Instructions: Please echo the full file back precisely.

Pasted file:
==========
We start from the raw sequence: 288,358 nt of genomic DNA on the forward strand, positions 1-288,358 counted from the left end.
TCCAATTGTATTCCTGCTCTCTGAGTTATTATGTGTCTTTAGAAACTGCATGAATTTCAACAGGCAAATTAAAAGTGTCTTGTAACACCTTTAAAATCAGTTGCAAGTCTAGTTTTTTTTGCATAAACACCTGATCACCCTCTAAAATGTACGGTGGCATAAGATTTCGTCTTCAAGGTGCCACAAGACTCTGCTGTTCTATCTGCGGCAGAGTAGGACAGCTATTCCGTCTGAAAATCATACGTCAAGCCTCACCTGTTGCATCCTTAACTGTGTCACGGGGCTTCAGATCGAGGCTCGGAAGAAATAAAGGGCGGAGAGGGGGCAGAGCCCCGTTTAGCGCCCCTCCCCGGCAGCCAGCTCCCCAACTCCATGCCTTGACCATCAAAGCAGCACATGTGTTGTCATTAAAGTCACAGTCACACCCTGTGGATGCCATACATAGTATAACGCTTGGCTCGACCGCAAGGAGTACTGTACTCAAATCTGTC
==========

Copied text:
We start from the raw sequence: 288,358 nt of genomic DNA on the forward strand, positions 1-288,358 counted from the left end.
TCCAATTGTATTCCTGCTCTCTGAGTTATTATGTGTCTTTAGAAACTGCATGAATTTCAACAGGCAAATTAAAAGTGTCTTGTAACACCTTTAAAATCAGTTGCAAGTCTAGTTTTTTTTGCATAAACACCTGATCACCCTCTAAAATGTACGGTGGCATAAGATTTCGTCTTCAAGGTGCCACAAGACTCTGCTGTTCTATCTGCGGCAGAGTAGGACAGCTATTCCGTCTGAAAATCATACGTCAAGCCTCACCTGTTGCATCCTTAACTGTGTCACGGGGCTTCAGATCGAGGCTCGGAAGAAATAAAGGGCGGAGAGGGGGCAGAGCCCCGTTTAGCGCCCCTCCCCGGCAGCCAGCTCCCCAACTCCATGCCTTGACCATCAAAGCAGCACATGTGTTGTCATTAAAGTCACAGTCACACCCTGTGGATGCCATACATAGTATAACGCTTGGCTCGACCGCAAGGAGTACTGTACTCAAATCTGTC